In parallel to the neutral host demonstrations, the same infrastructure hosted the precise positioning experiments within the scope of 5GCroCo and FEM-IoT. The selected scenario was a real urban scenario with an intersection of two streets. The tracking of the vehicle was done with several anchors installed to city lampposts through all the route that the vehicle performs (150 m).
The precise positioning solution deployed by i2CAT is a low-cost prototype that integrates multiple localization technologies and is composed of the following main elements:
In the trial, the system was installed in a vehicle driving at an average speed of 20km/h, and it was used to evaluate the performance of GPS-RTK and UWB-based solutions. The trial allowed to study, implement and validate optimization strategies for improving the scalability of the infrastructure (minimizing the number of anchors), the accuracy of the results, and the tracking capability of the system. leading to the following conclusions
The results show the feasibility of using GPS-RTK and UWB-based approaches for accurate positioning in areas where GPS-RTK cm-accuracy is unreliable or impossible or in places where driving safety needs reinforcement. For example, in urban/suburban scenarios, low satellite visibility or multipath situations can happen due to narrow streets and high buildings, affecting the performance of GPS-based solutions. Also, achieving cm-level precision in tunnels would be challenging with conventional systems. In these cases, the results obtained with UWB demonstrate that it is an exciting alternative for precise positioning comparable to the performance achieved by cm-level GPS-RTK solutions.
The implemented hybrid UWB/INS solution has also demonstrated enhancing the positioning rate in front of stand-alone UWB solutions to reach 10 Hz, which can be combined with a higher frequency of CAM messages to enhance the performance of CCAM services such as ACCA. In conclusion, hybrid UWB/INS solutions would permit building a better representation of the path followed by the vehicle.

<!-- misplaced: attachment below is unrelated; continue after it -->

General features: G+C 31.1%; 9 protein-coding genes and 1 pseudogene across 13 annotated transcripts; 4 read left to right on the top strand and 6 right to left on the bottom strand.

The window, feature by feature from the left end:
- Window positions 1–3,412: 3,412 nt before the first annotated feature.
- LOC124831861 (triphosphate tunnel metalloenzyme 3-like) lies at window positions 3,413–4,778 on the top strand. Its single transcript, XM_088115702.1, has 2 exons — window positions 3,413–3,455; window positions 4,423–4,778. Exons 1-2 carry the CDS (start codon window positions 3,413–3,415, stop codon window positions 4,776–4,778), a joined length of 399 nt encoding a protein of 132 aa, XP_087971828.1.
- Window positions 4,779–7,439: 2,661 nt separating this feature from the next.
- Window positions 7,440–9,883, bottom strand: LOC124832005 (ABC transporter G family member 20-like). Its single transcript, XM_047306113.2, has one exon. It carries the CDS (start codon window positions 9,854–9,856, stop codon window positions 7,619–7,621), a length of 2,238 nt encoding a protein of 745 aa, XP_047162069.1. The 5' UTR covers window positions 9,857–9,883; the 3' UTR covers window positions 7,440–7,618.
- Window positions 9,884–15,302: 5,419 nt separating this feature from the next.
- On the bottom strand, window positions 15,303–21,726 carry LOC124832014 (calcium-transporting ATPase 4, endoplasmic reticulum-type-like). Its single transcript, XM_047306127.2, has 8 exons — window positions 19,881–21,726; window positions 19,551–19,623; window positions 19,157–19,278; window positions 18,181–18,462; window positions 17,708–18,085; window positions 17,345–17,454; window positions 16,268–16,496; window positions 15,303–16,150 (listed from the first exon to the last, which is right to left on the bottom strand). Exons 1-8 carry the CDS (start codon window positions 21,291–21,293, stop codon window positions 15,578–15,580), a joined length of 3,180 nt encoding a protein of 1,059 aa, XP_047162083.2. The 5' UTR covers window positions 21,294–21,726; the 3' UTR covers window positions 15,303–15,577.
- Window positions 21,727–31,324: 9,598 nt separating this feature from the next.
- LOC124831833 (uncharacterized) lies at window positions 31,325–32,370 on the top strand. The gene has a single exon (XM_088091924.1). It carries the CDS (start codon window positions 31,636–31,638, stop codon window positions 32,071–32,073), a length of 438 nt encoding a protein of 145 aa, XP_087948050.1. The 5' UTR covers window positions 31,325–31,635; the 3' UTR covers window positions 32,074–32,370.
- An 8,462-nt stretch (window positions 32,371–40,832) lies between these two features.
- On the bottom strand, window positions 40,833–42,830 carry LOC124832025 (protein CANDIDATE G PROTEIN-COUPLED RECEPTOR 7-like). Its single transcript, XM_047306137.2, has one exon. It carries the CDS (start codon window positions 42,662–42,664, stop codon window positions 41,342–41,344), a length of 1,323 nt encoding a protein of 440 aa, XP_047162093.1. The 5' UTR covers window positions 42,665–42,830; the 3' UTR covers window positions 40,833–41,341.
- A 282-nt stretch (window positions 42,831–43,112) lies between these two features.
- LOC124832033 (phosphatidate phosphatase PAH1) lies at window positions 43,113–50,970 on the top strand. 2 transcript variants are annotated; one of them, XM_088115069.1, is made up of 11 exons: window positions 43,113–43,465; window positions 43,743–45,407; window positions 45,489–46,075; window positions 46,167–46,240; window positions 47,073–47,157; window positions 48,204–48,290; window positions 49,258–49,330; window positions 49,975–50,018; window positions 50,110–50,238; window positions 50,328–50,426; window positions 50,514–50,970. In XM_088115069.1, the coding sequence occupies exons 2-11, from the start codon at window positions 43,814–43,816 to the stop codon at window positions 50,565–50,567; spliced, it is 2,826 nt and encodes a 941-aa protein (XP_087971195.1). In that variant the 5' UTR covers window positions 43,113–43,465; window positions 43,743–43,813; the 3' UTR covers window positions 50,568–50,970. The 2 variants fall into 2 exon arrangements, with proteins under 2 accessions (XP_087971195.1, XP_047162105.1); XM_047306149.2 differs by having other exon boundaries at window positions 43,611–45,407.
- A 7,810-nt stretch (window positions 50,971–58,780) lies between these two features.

The positioning enhancements have been implemented at the vehicle side and integrated with the OBU, developed by CTTC, which sends the ETSI-ITS encoded messages to feed the ACCA services. The solution was successfully validated for a use case with a stationary vehicle sending Hazard Reports and a moving vehicle receiving Hazard Notifications. The position of the stationary vehicle and the path followed by the moving vehicle (with lane precision tracking) could be followed in the Human Machine Interface (HMI) deployed by Orange.
UWB technology is being pushed into the automotive sector and is already present in some smartphone devices. Thus, the precise positioning developed solution serves as a proof-of-concept of a driver-assistance system for collision avoidance use cases, which could be easily integrated into the future connected vehicles. UWB-enabled vehicles and smartphones will help relax current infrastructure requirements for precise positioning and allow to easily incorporate pedestrians and Vulnerable Road Users (VRUs) as actors/consumers of enhanced vehicular services/applications.
This work has been supported by the EC under grant agreement No. 825050 (5GCroCo) and by the European Union Regional Development Fund within the framework of the ERDF Operational Program of Catalonia 2014-2020 through project Fem IoT.